Mindswipe is a fascinating permission spell. It costs XUB, where X is the amount of mana your opponent has to pay in order to have the targeted spell not countered. However, Mindswipe also deals X damage to that spell’s controller, whether or not that mana is paid. So not only do you have a permission spell, but you also have a pseudo-Fireball. It’s a counter-spell that can kill someone, even if the permission cost is paid. The greater the X cost that you pay, the better this card gets.
There’s an older card from the Dissension set similar to this called Overrule. It was XWB to cast, with the same permission effect, except that you gained X life instead of dealing damage. Again, you gained that life whether or not the spell became countered. A counter-spell that can also deal damage whether or not that spell gets countered is a very good card. You don’t usually see permission spells that get more powerful as the game goes along. So, was this card a key to making counter-burn a real deck in Standard again?
Unfortunately, as good as Mindswipe is on paper, it never really saw much competitive Standard play. It did work its way into a Top 8 Jeskai Control deck as a four-of. Also, some Jeskai Tempo decks like this one would run a single Mindswipe. But beyond that, it didn’t see much top level play. Mindswipe never really made its way into Modern decks, either.
Yes, Mindswipe is a solid card. But, you have to dump lots of mana into it in order to get full value from it. It wasn’t played much in Standard. While the damage is a nice bonus, most of the time you may only get in between one and three damage. While it seemed like a nice counter-burn option, it didn’t really find a home in most decks that would want it.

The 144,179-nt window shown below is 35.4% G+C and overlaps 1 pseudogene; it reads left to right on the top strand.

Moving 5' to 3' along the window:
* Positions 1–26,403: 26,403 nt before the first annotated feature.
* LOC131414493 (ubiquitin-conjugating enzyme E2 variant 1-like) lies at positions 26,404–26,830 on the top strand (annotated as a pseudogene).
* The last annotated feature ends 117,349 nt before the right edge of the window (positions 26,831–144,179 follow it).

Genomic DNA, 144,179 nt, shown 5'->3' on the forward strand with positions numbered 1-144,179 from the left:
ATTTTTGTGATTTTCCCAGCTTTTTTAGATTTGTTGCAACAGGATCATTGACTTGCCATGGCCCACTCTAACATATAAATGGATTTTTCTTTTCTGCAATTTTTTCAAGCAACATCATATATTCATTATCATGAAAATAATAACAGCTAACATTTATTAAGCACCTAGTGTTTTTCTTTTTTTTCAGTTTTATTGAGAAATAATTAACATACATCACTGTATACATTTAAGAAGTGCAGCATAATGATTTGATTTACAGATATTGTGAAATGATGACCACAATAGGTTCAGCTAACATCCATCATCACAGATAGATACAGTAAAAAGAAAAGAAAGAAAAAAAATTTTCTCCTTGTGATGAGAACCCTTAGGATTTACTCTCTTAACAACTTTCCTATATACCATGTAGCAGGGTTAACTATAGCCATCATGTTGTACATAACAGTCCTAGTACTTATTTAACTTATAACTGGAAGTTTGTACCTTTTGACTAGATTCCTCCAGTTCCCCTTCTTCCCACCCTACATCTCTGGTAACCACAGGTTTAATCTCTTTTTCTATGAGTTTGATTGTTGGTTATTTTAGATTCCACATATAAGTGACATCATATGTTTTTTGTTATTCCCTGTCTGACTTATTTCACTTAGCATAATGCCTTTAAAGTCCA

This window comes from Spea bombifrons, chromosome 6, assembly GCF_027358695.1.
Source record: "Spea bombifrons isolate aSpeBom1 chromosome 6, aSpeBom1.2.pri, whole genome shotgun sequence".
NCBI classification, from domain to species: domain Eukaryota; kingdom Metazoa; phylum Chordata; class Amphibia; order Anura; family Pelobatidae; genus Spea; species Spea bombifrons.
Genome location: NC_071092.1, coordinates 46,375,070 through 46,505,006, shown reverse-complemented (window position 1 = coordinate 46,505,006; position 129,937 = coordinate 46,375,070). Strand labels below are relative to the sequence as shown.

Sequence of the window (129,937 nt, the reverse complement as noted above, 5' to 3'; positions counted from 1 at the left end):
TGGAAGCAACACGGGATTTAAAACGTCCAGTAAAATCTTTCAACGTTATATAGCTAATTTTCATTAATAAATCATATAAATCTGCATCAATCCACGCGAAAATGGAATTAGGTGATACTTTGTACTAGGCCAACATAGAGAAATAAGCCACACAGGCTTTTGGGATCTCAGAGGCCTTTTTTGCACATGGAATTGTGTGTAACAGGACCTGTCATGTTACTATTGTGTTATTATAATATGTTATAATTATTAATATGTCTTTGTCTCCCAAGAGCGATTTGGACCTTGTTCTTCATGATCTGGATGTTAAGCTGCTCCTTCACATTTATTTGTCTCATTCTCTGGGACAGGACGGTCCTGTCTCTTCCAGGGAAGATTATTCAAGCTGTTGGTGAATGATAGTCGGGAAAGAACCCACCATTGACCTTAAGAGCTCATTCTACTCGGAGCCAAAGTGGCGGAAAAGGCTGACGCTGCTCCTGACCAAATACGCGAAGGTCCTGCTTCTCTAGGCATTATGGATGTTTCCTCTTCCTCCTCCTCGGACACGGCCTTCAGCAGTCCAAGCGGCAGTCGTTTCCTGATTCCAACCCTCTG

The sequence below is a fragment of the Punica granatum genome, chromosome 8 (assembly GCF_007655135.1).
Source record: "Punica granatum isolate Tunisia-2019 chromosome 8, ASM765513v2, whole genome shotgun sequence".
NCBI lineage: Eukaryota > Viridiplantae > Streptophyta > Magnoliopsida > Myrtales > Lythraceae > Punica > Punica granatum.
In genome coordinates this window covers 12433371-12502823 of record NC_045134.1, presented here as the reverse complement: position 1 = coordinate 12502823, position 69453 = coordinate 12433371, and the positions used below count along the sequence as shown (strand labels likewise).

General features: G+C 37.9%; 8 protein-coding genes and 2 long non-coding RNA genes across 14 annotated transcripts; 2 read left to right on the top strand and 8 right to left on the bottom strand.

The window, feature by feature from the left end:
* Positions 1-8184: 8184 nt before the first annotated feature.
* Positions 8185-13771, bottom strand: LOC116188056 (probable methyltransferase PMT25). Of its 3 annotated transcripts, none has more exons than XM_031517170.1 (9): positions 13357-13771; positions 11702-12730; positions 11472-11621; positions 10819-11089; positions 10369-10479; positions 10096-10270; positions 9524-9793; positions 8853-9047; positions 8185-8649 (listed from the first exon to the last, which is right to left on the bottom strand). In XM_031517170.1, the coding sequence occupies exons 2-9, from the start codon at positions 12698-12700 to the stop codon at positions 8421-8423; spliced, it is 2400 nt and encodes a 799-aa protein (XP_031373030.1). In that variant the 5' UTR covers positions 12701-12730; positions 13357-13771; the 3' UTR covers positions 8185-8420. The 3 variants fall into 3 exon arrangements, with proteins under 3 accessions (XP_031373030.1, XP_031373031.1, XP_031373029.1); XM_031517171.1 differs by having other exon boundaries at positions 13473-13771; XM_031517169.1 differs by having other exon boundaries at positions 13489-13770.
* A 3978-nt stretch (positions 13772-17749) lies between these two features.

Unsurprisingly, though, Mindswipe does see a fair amount of play in Commander decks. It’s also unsurprising that the Commander who takes the best advantage of this card is Mizzix of the Izmagnus. This is because Mizzix makes X spells very good, since her experience counter ability makes instants and sorcery spells cost 1 less for each experience counter that you have. It’s a very powerful card in that deck.
Also, Mindswipe sees some play in Melek, Izzet Paragon spellslinger decks, in which Melek can actually copy Mindswipe and deal double the damage as well as giving you a second chance to counter that spell in case the cost was paid initially. While these aren’t the only two commanders that have used Mindswipe, these are the two that will take advantage of this counterspell the most.
Another Commander who can play around with X spells is Kaza, Roil Chaser. A Wizard-focused Spellslinger combat, Kaza’s tap ability makes the next instant or sorcery spell you play that turn cost X less where X is the number of Wizards you control. So, Mindswipe is much more playable in that deck than many others.
The last Commander worth mentioning for Mindswipe is Tibor and Lumia, another Wizard Legendary Creature. The difference here is that since Mindswipe is both a Blue and Red spell, it triggers both abilities on Tibor and Lumia. First, a target creature gains flying since its Blue, then Tibor and Lumia deals one damage to each creature without flying since Mindswipe is Red. While not quite as effective as in Mizzix, Melek, or Kaza, Mindswipe fits perfectly into Tibor and Lumia strategy, providing more synergy than power.
In Commander, having Mindswipe as part of your counter-magic suite, where mana is much more plentiful, can allow you to both stop a crucial spell and deal a fair amount of damage. Mindswipe may not be ever efficient enough for competitive decks in other formats, but for what it is, it’s a good card.